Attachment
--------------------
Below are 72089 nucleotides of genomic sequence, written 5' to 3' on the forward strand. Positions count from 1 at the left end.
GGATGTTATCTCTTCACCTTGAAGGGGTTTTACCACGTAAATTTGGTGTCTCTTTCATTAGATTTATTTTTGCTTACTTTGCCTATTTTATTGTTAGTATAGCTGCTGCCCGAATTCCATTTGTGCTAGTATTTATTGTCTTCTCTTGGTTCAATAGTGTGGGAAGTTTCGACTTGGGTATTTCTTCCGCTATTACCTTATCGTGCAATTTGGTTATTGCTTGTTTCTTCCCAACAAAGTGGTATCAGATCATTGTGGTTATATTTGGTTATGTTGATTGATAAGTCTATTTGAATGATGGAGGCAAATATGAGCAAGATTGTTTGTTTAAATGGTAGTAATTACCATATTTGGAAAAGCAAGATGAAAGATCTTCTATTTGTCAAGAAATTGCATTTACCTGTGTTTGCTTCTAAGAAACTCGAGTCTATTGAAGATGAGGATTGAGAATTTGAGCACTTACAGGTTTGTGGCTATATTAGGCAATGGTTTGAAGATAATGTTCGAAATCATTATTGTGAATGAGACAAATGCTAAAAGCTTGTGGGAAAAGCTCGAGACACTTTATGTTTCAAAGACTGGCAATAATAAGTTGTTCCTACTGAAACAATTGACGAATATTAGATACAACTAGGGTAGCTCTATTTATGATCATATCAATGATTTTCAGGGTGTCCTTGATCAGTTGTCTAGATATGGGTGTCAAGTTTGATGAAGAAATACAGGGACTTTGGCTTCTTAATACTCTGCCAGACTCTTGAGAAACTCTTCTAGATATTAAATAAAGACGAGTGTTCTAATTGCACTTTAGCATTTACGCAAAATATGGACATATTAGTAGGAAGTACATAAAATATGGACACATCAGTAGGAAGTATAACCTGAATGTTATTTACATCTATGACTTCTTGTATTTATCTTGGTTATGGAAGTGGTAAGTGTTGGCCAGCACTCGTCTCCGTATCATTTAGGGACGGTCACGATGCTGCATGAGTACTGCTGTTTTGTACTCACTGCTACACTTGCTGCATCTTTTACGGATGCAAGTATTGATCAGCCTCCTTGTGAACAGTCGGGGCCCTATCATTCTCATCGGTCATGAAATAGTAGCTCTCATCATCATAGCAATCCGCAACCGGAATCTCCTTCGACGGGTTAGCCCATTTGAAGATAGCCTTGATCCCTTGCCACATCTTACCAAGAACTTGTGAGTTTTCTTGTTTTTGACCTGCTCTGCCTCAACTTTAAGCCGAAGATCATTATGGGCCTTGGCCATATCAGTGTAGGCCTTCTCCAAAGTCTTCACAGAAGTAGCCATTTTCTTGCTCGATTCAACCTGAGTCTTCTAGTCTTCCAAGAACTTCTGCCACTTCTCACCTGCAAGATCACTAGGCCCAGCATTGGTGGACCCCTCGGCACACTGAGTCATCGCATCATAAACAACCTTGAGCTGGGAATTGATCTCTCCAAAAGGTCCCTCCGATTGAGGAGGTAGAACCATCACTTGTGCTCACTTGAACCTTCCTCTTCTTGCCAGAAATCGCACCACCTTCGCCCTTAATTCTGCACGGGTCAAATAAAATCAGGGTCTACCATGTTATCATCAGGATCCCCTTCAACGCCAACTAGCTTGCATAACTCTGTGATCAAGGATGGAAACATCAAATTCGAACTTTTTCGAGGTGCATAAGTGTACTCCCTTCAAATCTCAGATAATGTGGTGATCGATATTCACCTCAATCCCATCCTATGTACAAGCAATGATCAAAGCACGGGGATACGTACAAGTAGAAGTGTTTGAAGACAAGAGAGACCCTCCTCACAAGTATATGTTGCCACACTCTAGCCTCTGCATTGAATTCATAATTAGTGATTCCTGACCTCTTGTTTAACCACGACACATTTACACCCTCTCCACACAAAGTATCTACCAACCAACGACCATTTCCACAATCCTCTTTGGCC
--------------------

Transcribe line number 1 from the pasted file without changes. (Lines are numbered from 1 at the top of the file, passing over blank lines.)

Below are 72089 nucleotides of genomic sequence, written 5' to 3' on the forward strand. Positions count from 1 at the left end.